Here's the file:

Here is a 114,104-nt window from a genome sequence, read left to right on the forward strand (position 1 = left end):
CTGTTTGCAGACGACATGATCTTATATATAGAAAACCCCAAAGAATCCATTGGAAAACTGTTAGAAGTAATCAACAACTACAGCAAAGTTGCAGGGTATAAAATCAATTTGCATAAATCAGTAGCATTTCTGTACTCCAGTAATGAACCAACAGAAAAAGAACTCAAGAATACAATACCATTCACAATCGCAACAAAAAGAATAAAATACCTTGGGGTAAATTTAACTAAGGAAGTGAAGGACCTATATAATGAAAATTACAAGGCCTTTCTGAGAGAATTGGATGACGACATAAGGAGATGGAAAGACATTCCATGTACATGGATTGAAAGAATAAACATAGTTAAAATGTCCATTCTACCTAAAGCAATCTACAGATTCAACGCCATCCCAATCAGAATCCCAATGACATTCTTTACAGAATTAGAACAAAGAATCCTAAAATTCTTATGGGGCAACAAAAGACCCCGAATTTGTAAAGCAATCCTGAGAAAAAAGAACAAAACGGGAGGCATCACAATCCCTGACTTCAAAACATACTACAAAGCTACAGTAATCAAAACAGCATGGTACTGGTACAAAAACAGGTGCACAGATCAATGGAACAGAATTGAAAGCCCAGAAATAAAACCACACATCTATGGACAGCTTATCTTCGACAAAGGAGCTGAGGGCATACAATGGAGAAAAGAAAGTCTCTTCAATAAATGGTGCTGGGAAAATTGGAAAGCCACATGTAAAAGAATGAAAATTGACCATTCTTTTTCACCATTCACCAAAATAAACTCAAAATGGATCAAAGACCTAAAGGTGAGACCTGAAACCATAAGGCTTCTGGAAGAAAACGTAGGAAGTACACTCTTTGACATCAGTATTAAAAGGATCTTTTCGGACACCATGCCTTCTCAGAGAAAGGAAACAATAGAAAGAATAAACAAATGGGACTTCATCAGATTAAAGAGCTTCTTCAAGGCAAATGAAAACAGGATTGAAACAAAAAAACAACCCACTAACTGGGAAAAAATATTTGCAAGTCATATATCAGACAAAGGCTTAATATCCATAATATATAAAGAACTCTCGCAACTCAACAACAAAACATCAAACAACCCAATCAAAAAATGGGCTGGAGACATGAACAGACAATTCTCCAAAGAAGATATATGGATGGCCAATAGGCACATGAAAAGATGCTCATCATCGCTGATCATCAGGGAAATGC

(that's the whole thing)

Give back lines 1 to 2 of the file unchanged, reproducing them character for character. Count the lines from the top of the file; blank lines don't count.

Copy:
Here is a 114,104-nt window from a genome sequence, read left to right on the forward strand (position 1 = left end):
CTGTTTGCAGACGACATGATCTTATATATAGAAAACCCCAAAGAATCCATTGGAAAACTGTTAGAAGTAATCAACAACTACAGCAAAGTTGCAGGGTATAAAATCAATTTGCATAAATCAGTAGCATTTCTGTACTCCAGTAATGAACCAACAGAAAAAGAACTCAAGAATACAATACCATTCACAATCGCAACAAAAAGAATAAAATACCTTGGGGTAAATTTAACTAAGGAAGTGAAGGACCTATATAATGAAAATTACAAGGCCTTTCTGAGAGAATTGGATGACGACATAAGGAGATGGAAAGACATTCCATGTACATGGATTGAAAGAATAAACATAGTTAAAATGTCCATTCTACCTAAAGCAATCTACAGATTCAACGCCATCCCAATCAGAATCCCAATGACATTCTTTACAGAATTAGAACAAAGAATCCTAAAATTCTTATGGGGCAACAAAAGACCCCGAATTTGTAAAGCAATCCTGAGAAAAAAGAACAAAACGGGAGGCATCACAATCCCTGACTTCAAAACATACTACAAAGCTACAGTAATCAAAACAGCATGGTACTGGTACAAAAACAGGTGCACAGATCAATGGAACAGAATTGAAAGCCCAGAAATAAAACCACACATCTATGGACAGCTTATCTTCGACAAAGGAGCTGAGGGCATACAATGGAGAAAAGAAAGTCTCTTCAATAAATGGTGCTGGGAAAATTGGAAAGCCACATGTAAAAGAATGAAAATTGACCATTCTTTTTCACCATTCACCAAAATAAACTCAAAATGGATCAAAGACCTAAAGGTGAGACCTGAAACCATAAGGCTTCTGGAAGAAAACGTAGGAAGTACACTCTTTGACATCAGTATTAAAAGGATCTTTTCGGACACCATGCCTTCTCAGAGAAAGGAAACAATAGAAAGAATAAACAAATGGGACTTCATCAGATTAAAGAGCTTCTTCAAGGCAAATGAAAACAGGATTGAAACAAAAAAACAACCCACTAACTGGGAAAAAATATTTGCAAGTCATATATCAGACAAAGGCTTAATATCCATAATATATAAAGAACTCTCGCAACTCAACAACAAAACATCAAACAACCCAATCAAAAAATGGGCTGGAGACATGAACAGACAATTCTCCAAAGAAGATATATGGATGGCCAATAGGCACATGAAAAGATGCTCATCATCGCTGATCATCAGGGAAATGC